Friday, August 6th, 2021

LaRose: Ohio's 2020 election secure

Secretary of State speaks in Celina

By William Kincaid

Ohio Secretary of State Frank LaRose stops in Celina.. . .

CELINA - Ohio in 2020 held the most successful election in state history, Secretary of State Frank LaRose told a small group of Mercer County agriculture and Farm Bureau officials Thursday afternoon.
"Last year's election by any metric you can look at was the highest turnout we've ever had," he said during a stop in Celina on his way to the Auglaize County Fair in Wapakoneta.
LaRose, a Republican, also assured those gathered at the Central Services Building that electors had multiple ways and ample time to vote in a secure election, saying he wants to empower Ohioans to combat election disinformation and "nonsense on the internet" with facts.
"Here in Ohio it's easy to vote and it's hard to cheat and that's the bottom line," LaRose said, noting the state removes dead people from voter rolls, requires signature verification and fights back against activist-initiated lawsuits that pop up at the last minute.
Nearly 6 million ballots were cast in the election in Ohio, reflecting a statewide record turnout of 74% of registered voters. All 88 counties saw a higher turnout percentage than 2016, and eight counties, including Mercer County, saw a turnout of more than 80%.
"And that includes some of these counties here along the western edge of Ohio. You all had some of the highest turnouts here in this region," he said.
Additionally, 58.6% of all ballots were cast early in-person or absentee, LaRose said.
"That's remarkable given that that is a lot of work," he said. "The logistics of all of that early voting and all of that absentee voting is something a lot of people underestimate. It's a ton of work for the boards of elections."
Yet the boards were ready for the heavy load because they've been carrying out absentee voting for two decades, LaRose said.
The large amount of early in-person and absentee votes, LaRose said, took the pressure off polls on Election Day.
"If everybody had to show up and vote all at one time and stand six feet apart and sanitize the machines in-between each voter and all this other stuff that they had to do, we would have had lines around the blocks, right? And it would have been a disaster," he said.
LaRose, when asked, said he is a proponent of early in-person voting and would like to see similarly high rates in elections held in non-pandemic times.
"I would, and I think Ohioans like the choice. There's no bad option," he replied. "Whether you choose to vote absentee or whether you choose to vote early by going to the board of elections or whether you choose to vote on Election Day - those are the three choices Ohio has - they're all good options."
LaRose argued that absentee voting allows for informed voting as electors can research candidates and issues while filling out their ballot at home.
He also called attention to the 56,000 poll workers secured for the 2020 election, marveling aloud at the huge mobilization of people. Initially worried about a scarcity of workers, the state ended up with an overabundance, he said.
"We had reserve forces ready to go in case a bunch of people called off on Election Day," he said, saying dedicated, patriotic people from both sides of the aisle stepped up to make sure Ohio had an honest election.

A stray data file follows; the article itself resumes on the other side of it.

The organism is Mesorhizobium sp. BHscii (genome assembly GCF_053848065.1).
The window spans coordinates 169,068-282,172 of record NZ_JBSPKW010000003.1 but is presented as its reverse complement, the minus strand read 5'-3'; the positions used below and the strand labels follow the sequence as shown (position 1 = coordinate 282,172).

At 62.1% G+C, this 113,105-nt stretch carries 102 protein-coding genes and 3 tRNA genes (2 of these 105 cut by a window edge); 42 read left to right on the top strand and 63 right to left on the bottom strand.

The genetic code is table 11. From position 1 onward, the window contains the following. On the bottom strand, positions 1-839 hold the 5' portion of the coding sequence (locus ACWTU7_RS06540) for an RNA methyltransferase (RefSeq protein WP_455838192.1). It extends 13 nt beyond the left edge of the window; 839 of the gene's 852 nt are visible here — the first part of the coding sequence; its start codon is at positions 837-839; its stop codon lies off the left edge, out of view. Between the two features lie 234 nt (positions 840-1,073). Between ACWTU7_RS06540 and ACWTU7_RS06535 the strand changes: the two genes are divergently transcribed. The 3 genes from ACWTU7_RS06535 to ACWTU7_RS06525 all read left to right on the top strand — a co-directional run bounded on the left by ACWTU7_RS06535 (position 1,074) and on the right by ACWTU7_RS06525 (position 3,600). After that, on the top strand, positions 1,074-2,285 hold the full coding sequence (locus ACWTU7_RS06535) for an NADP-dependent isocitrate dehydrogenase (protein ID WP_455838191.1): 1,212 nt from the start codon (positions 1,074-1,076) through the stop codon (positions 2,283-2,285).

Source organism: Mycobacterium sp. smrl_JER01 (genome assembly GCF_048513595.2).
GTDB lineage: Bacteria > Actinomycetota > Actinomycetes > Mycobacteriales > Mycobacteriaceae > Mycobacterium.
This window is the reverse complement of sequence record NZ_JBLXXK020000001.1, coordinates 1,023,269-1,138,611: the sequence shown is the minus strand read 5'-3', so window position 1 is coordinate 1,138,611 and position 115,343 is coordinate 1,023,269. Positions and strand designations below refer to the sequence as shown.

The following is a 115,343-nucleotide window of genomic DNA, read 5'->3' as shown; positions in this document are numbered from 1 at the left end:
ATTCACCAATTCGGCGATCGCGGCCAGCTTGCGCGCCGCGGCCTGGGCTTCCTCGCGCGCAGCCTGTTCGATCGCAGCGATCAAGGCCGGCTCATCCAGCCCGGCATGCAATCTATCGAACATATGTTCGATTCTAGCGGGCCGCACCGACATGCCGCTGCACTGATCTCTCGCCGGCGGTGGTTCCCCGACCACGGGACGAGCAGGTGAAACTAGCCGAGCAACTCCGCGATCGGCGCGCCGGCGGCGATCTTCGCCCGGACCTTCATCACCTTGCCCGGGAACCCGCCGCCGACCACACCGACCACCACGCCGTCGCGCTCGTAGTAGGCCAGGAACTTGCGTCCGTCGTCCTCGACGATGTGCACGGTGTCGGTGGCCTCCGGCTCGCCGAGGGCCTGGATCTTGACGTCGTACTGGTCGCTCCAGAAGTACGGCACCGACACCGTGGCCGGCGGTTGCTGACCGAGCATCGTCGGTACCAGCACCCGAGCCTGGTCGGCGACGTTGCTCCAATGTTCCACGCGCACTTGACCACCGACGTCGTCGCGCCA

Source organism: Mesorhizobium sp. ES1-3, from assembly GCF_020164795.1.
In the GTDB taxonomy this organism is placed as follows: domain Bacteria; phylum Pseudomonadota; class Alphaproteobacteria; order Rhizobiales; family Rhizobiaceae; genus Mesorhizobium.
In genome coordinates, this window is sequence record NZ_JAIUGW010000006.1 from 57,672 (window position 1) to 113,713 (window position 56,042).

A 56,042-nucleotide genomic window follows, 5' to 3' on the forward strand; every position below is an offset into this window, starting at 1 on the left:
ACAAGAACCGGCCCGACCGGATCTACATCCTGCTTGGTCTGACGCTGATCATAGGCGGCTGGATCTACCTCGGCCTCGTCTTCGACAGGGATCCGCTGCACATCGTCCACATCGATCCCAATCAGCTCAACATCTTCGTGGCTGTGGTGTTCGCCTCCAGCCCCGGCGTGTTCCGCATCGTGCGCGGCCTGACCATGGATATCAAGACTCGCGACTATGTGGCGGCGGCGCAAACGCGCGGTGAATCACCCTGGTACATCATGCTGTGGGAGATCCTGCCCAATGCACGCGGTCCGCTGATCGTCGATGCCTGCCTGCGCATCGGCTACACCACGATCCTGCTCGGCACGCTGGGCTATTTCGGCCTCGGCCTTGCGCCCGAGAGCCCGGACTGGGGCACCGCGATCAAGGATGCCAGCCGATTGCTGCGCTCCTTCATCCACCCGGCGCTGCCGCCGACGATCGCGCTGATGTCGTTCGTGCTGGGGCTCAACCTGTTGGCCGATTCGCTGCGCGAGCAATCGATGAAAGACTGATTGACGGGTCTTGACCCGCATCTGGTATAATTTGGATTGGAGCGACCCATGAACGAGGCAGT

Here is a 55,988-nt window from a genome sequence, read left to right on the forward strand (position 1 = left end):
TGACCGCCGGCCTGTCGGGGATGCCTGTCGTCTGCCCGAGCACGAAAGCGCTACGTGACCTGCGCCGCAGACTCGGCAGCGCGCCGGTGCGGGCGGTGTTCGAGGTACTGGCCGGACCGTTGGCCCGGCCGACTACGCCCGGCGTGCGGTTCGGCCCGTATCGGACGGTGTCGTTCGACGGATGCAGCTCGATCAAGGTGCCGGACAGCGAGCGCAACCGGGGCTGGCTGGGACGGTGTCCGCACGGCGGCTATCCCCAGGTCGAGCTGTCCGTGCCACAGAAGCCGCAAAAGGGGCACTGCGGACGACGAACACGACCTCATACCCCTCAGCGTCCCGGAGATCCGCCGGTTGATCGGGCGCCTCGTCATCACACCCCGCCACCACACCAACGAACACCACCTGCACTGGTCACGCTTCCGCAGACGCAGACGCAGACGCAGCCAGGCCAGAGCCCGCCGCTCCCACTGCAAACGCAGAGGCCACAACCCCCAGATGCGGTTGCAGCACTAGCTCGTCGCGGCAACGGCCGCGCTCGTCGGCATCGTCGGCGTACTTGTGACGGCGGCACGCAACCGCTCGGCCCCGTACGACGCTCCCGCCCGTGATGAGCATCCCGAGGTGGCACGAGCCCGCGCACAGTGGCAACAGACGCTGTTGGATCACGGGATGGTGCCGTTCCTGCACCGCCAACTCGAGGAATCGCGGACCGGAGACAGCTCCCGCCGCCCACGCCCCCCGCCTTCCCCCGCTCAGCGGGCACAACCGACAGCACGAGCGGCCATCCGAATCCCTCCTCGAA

And the election was indeed secure, LaRose said Thursday.
Those with concerns about the postal service can actually track their mail-in ballot online and know when it reaches the board of elections.
"Any conspiracy theories I can help debunk for people?" he asked. "It's all pretty easily debunked if people just take the time to learn the facts."
LaRose said many conspiracies are centered on the false premise that voting machines are connected to the internet.
"Well, voting machines are not connected to the internet. They are never connected to the internet. They are not capable of being connected to the internet," he said. "There's no way to connect the voting machine to the internet and if you figured out a way to connect a voting machine to internet, you are a felon the moment you do it."
LaRose, though, is concerned about last minute lawsuits filed by activist groups attempting to change the way elections are run.
"You shouldn't be changing the rules at the last minute and you shouldn't be changing the rules at the courthouse because election law is made at the statehouse, not the courthouse," he said.
LaRose said his office's pushback on misinformation, cybersecurity work and ample number of poll workers allowed Ohio to run the best election in its nearly 220-year history. Other states took notice, and LaRose was asked to testify before Pennsylvania lawmakers on how to improve their elections, he said.
LaRose lashed out at federal efforts to regulate how states conduct elections, such as H.R.1, which he said was defeated with the help of Democrats. That bill, LaRose said, would have legalized ballot harvesting and forbid elections officials from checking IDs and verifying signatures.
"It's the arrogance of federal government to think that they can tell us how to run elections where we run the best elections in the country here in Ohio," he said.
Subscriber and paid stories on this date
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WAPAKONETA - Auglaize County Health Department officials are imploring residents to get vaccinated against COVID-19, as 12 new cases reported on Thursday raised the county's cumulative case count to 3,767.
CELINA - Celina City Schools building project is slated for official approval at the next meeting of the Ohio Facilities Construction Commission, school officials said Thursday.
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Area Roundup
Compiled by Gary R. Rasberry
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